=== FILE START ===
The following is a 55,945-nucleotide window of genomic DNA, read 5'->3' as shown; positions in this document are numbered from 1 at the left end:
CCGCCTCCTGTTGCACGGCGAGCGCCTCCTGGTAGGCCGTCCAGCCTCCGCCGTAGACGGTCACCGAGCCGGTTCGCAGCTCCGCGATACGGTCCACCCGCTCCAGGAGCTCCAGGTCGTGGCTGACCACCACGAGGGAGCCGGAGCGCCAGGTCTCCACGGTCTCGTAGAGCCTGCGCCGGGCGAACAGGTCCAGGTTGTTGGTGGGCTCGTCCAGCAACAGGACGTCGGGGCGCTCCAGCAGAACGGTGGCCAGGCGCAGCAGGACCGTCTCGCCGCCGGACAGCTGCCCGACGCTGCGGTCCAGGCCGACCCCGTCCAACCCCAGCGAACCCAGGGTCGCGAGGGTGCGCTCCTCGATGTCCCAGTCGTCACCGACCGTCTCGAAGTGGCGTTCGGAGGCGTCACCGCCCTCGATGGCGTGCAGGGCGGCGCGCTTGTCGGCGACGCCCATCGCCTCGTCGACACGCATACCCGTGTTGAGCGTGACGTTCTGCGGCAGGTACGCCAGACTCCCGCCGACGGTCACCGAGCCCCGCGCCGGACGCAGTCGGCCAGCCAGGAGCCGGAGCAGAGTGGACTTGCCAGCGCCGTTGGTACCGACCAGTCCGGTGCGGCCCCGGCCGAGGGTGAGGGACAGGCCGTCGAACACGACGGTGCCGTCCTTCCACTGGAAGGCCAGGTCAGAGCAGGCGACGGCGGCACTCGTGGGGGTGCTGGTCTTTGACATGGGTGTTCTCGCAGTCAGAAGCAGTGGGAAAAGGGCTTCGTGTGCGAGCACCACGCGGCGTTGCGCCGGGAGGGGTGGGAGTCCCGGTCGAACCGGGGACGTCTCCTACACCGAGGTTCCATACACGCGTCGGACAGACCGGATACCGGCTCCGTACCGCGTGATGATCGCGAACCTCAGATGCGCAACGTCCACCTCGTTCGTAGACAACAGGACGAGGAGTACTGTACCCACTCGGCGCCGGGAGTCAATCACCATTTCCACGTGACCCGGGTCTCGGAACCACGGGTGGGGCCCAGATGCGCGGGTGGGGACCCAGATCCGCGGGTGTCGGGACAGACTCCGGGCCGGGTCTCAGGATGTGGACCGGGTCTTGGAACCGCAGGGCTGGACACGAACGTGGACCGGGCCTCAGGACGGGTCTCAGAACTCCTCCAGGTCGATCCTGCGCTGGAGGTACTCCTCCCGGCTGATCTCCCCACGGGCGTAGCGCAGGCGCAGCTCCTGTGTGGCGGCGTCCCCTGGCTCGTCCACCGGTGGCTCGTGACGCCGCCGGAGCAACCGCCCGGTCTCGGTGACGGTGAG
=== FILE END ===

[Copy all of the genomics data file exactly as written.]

The following is a 55,945-nucleotide window of genomic DNA, read 5'->3' as shown; positions in this document are numbered from 1 at the left end:
CCGCCTCCTGTTGCACGGCGAGCGCCTCCTGGTAGGCCGTCCAGCCTCCGCCGTAGACGGTCACCGAGCCGGTTCGCAGCTCCGCGATACGGTCCACCCGCTCCAGGAGCTCCAGGTCGTGGCTGACCACCACGAGGGAGCCGGAGCGCCAGGTCTCCACGGTCTCGTAGAGCCTGCGCCGGGCGAACAGGTCCAGGTTGTTGGTGGGCTCGTCCAGCAACAGGACGTCGGGGCGCTCCAGCAGAACGGTGGCCAGGCGCAGCAGGACCGTCTCGCCGCCGGACAGCTGCCCGACGCTGCGGTCCAGGCCGACCCCGTCCAACCCCAGCGAACCCAGGGTCGCGAGGGTGCGCTCCTCGATGTCCCAGTCGTCACCGACCGTCTCGAAGTGGCGTTCGGAGGCGTCACCGCCCTCGATGGCGTGCAGGGCGGCGCGCTTGTCGGCGACGCCCATCGCCTCGTCGACACGCATACCCGTGTTGAGCGTGACGTTCTGCGGCAGGTACGCCAGACTCCCGCCGACGGTCACCGAGCCCCGCGCCGGACGCAGTCGGCCAGCCAGGAGCCGGAGCAGAGTGGACTTGCCAGCGCCGTTGGTACCGACCAGTCCGGTGCGGCCCCGGCCGAGGGTGAGGGACAGGCCGTCGAACACGACGGTGCCGTCCTTCCACTGGAAGGCCAGGTCAGAGCAGGCGACGGCGGCACTCGTGGGGGTGCTGGTCTTTGACATGGGTGTTCTCGCAGTCAGAAGCAGTGGGAAAAGGGCTTCGTGTGCGAGCACCACGCGGCGTTGCGCCGGGAGGGGTGGGAGTCCCGGTCGAACCGGGGACGTCTCCTACACCGAGGTTCCATACACGCGTCGGACAGACCGGATACCGGCTCCGTACCGCGTGATGATCGCGAACCTCAGATGCGCAACGTCCACCTCGTTCGTAGACAACAGGACGAGGAGTACTGTACCCACTCGGCGCCGGGAGTCAATCACCATTTCCACGTGACCCGGGTCTCGGAACCACGGGTGGGGCCCAGATGCGCGGGTGGGGACCCAGATCCGCGGGTGTCGGGACAGACTCCGGGCCGGGTCTCAGGATGTGGACCGGGTCTTGGAACCGCAGGGCTGGACACGAACGTGGACCGGGCCTCAGGACGGGTCTCAGAACTCCTCCAGGTCGATCCTGCGCTGGAGGTACTCCTCCCGGCTGATCTCCCCACGGGCGTAGCGCAGGCGCAGCTCCTGTGTGGCGGCGTCCCCTGGCTCGTCCACCGGTGGCTCGTGACGCCGCCGGAGCAACCGCCCGGTCTCGGTGACGGTGAG